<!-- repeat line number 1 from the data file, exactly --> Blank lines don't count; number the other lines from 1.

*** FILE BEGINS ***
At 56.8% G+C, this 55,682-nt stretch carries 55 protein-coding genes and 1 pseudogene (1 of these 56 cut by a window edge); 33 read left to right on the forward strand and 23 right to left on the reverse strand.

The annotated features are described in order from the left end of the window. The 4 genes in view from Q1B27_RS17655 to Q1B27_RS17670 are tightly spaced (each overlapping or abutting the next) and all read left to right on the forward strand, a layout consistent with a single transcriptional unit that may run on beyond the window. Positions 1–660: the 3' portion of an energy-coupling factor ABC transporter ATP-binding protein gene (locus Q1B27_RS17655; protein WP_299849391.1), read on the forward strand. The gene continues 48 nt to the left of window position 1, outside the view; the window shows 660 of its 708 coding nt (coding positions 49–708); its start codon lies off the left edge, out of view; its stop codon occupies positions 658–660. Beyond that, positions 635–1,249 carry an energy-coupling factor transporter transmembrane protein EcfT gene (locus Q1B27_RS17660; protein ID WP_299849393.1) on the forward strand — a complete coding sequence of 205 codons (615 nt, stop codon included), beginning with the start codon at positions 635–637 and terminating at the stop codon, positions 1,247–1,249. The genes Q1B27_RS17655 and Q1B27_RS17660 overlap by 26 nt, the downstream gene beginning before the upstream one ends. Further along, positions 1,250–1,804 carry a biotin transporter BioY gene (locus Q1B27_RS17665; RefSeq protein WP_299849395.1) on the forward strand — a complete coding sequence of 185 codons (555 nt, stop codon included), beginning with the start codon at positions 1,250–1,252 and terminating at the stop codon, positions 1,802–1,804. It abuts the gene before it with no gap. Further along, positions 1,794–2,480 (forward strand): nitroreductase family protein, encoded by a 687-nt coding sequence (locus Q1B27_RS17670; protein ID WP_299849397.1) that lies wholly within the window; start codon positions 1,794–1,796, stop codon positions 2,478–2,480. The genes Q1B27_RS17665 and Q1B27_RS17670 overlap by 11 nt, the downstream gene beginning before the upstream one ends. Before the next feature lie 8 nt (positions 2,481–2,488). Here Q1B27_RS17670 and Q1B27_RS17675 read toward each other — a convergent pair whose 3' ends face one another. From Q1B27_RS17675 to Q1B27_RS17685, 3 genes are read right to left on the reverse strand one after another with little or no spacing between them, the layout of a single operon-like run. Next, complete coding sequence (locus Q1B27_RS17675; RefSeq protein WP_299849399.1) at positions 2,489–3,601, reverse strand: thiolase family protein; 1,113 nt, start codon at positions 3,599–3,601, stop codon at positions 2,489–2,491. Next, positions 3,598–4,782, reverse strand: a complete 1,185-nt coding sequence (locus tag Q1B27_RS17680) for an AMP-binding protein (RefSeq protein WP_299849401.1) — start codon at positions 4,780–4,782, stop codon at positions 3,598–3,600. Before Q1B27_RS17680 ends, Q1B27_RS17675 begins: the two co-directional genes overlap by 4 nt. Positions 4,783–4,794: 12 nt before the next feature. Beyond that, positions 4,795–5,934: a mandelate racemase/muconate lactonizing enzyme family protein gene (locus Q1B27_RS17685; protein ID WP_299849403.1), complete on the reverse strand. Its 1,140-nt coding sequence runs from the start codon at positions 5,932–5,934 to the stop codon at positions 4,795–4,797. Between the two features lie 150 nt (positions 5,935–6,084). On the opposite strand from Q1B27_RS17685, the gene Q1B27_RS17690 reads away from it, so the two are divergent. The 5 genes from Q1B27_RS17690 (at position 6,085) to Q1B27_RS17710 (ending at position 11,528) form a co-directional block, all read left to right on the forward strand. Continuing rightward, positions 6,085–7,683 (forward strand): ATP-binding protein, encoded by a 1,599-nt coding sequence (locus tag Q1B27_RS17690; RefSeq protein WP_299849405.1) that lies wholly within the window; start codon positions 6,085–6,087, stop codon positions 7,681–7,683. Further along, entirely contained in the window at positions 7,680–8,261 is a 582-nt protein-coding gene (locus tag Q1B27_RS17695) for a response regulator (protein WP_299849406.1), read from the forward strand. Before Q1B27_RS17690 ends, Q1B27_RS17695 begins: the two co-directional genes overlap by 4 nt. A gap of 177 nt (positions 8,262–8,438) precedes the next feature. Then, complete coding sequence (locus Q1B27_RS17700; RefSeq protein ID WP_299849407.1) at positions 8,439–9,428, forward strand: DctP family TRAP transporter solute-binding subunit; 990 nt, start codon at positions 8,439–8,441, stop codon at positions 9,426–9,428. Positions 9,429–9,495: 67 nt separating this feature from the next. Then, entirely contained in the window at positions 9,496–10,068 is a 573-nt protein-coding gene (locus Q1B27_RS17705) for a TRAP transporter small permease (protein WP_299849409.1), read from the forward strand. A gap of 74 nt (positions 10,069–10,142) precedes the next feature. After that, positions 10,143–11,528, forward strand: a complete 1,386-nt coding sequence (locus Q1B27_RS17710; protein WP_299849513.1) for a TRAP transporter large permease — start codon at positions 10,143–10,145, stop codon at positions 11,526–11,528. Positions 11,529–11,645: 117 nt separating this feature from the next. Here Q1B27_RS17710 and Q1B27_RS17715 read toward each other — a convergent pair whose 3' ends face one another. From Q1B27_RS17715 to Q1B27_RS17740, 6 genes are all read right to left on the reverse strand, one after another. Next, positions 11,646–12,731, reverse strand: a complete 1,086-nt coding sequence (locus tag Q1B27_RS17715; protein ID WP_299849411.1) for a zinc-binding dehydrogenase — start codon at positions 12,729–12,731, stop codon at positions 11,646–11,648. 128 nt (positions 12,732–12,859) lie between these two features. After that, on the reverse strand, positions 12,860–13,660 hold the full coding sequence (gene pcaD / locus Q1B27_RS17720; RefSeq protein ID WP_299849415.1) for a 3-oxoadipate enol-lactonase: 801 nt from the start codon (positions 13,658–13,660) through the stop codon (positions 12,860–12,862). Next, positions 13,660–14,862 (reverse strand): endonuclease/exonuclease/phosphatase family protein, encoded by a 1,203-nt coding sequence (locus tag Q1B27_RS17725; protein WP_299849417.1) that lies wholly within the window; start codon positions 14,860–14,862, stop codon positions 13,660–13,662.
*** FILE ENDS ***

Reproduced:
At 56.8% G+C, this 55,682-nt stretch carries 55 protein-coding genes and 1 pseudogene (1 of these 56 cut by a window edge); 33 read left to right on the forward strand and 23 right to left on the reverse strand.